Canada has quickly become a world leader in Artificial Intelligence with major players like Uber, Google and Microsoft investing in Toronto, Montreal and the Waterloo Corridor. As highlighted by the Prime Minister, Budget 2017 proposes to provide $125 million to launch the Pan-Canadian Artificial Intelligence Strategy, delivered through the Canadian Institute for Advanced Research (CIFAR). The Strategy will promote collaboration between Canada's main centres of expertise in Toronto–Waterloo, Montréal and Edmonton and will position Canada as a world-leading destination for companies seeking to invest in AI and innovation. CIFAR will work with the Vector Institute to support its core activities, including the Canada CIFAR Chairs in AI Science, graduate training, and the participation of the Chairs and trainees in national AI activities.

Blockchain has already started to impact the Canadian economy in a major way with the conservative banking sector and financial sector taking note; RBC, Canada’s largest bank, has joined the R3CEV Consortium to develop a blockchain infrastructure. Today, 2.6% of Canadian large and midmarket organizations are active with blockchain technologies with an additional 31% having plans for the coming year.

Augmented and Virtual Reality (AR/VR) is still in the early stages of adoption in Canada. IDC Canada has estimated year-over-year growth in this sector of 230 percent with spending on AR/VR in Canada to hit $700 million CAD in 2017. IDC Canada estimates that although consumer VR adoption will see a small initial uptake in the Canadian market in the short term, the combination of AR and VR hardware in both consumer and commercial will drive the overall market by 2020.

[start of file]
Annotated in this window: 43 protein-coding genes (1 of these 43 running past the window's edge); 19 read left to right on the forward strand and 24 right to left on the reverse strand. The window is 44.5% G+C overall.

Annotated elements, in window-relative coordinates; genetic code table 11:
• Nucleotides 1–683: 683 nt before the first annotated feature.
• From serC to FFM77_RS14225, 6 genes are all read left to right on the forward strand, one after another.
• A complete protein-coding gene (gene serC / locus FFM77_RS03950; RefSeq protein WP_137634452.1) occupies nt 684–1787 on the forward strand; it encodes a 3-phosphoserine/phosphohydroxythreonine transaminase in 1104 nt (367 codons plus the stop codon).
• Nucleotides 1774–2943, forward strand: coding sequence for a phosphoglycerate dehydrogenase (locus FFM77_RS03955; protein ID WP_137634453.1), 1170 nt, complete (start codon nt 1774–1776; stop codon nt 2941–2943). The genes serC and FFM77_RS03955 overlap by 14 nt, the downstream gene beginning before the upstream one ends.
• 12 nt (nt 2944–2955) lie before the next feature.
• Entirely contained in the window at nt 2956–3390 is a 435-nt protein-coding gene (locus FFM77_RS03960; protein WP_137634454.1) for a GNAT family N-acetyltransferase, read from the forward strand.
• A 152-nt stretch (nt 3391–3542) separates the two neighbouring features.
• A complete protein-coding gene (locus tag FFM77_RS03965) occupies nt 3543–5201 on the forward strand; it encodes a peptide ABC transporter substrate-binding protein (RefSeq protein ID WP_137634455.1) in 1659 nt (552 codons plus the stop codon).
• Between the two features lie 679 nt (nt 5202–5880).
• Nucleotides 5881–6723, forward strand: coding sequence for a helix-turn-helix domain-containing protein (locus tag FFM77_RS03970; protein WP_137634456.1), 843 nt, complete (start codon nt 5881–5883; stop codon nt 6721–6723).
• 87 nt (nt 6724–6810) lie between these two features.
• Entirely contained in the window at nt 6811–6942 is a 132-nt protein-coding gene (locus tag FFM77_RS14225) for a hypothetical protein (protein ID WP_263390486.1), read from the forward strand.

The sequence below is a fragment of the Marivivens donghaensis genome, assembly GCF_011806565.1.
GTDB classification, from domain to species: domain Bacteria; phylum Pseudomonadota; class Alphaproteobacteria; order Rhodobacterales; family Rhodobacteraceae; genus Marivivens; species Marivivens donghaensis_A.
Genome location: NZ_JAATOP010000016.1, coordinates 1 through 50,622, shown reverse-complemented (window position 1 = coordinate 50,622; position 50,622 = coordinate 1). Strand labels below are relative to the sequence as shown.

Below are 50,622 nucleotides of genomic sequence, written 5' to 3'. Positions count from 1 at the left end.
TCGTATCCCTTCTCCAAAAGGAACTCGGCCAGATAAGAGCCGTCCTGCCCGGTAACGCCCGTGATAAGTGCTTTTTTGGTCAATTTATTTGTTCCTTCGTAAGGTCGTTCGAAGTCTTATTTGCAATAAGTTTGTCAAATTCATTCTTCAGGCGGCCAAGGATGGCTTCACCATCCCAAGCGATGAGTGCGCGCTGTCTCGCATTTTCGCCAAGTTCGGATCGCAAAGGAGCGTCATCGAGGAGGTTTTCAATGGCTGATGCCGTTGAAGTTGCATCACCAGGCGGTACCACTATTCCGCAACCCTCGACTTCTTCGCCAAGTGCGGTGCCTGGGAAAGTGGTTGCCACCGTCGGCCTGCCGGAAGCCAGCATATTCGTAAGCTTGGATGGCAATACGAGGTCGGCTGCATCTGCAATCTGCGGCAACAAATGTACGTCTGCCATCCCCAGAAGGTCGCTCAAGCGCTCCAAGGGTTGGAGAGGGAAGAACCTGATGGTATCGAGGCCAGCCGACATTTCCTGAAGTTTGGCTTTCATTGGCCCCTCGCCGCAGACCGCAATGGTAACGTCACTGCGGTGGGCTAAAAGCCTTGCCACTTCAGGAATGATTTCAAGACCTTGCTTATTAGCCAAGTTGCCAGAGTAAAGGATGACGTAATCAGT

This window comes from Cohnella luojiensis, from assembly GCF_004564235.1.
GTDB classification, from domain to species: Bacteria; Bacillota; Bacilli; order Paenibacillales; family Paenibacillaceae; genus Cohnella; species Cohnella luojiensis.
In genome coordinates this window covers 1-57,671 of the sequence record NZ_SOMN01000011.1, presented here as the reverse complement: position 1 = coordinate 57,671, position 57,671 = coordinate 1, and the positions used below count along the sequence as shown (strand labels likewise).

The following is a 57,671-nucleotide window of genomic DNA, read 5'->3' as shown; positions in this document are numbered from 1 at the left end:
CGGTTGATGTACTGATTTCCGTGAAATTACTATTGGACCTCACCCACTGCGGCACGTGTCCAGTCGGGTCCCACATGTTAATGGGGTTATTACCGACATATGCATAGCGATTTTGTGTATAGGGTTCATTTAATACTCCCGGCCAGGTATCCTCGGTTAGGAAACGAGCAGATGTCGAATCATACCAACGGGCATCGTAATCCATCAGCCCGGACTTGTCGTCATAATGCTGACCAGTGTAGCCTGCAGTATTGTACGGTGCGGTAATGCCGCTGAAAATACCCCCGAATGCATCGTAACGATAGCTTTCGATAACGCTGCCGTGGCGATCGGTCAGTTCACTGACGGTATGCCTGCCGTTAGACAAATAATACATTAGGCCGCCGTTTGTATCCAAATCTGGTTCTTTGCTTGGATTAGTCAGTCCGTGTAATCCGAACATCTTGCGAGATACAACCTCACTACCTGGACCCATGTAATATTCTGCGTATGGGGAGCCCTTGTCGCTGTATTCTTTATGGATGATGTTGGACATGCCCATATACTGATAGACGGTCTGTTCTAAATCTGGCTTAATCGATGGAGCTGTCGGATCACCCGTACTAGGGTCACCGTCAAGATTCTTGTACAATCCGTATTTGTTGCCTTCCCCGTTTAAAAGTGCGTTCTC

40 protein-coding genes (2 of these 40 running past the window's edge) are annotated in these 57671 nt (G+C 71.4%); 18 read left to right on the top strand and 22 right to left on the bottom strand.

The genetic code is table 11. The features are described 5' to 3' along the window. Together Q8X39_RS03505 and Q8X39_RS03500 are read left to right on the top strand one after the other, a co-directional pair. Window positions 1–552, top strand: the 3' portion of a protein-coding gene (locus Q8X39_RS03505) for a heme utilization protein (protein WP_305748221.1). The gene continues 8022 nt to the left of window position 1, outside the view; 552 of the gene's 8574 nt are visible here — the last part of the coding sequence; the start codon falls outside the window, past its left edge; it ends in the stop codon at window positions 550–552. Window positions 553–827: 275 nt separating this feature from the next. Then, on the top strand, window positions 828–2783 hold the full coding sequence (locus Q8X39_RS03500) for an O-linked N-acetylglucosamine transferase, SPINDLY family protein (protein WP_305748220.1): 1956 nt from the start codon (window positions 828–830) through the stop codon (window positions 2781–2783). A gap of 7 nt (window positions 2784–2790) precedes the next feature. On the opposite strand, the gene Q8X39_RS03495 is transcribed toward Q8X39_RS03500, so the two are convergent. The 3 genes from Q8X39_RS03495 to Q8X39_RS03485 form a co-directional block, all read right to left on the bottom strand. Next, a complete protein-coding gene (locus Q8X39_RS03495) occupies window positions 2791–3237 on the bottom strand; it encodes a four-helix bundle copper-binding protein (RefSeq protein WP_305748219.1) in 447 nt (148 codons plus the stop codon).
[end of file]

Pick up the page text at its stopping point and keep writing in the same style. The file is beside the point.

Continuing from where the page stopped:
Canadian businesses and government are still in the process of digitization with two-thirds of enterprises in the early stages of Digital Transformation. Therefore, there will be a need for considerable expenditure in order to adapt accordingly. Currently, 15% of Canadian organizations have established corporate innovation centers, investing more than C$2.1B annually with 777 corporate innovation centers today and 900 by 2020.


7. Current forms of public aid.

Canada invests $4.6 billion annually into Research & Development, more than any other private sector segment in Canada. In 2016, the Canadian government launched a multi-billion dollar innovation agenda that focused on boosting innovation across Canada. After that announcement, the Information Technology Association of Canada (ITAC) collaborated with ICT companies across Canada to consolidate a view of the industry, and to communicate how they would like to be supported in regards to this agenda. The ITAC presented four principles which represented what needed to be done in order to foster innovation within the ICT sector of Canada. The four pillars are: Digital Economy, Trade and Competitiveness, Digital Government, Talent and Skills Development.

Upon reviewing the recommendations made by the ITAC, initiatives were highlighted by the ITAC after the announcement of the 2017 Trudeau budget: (The full analysis can be found at International companies that align with the values of these organizations/programs, can apply and accelerate their agendas. To benefit from most of these programs, Polish companies would need to establish a subsidiary in Canada.


The Scientific Research and Experimental Development (SR&ED) program is a tax incentive initiative designed to encourage businesses of all sizes and in all sectors to conduct research and development (R&D) in Canada. The incentive consists of federal and provincial tax credits.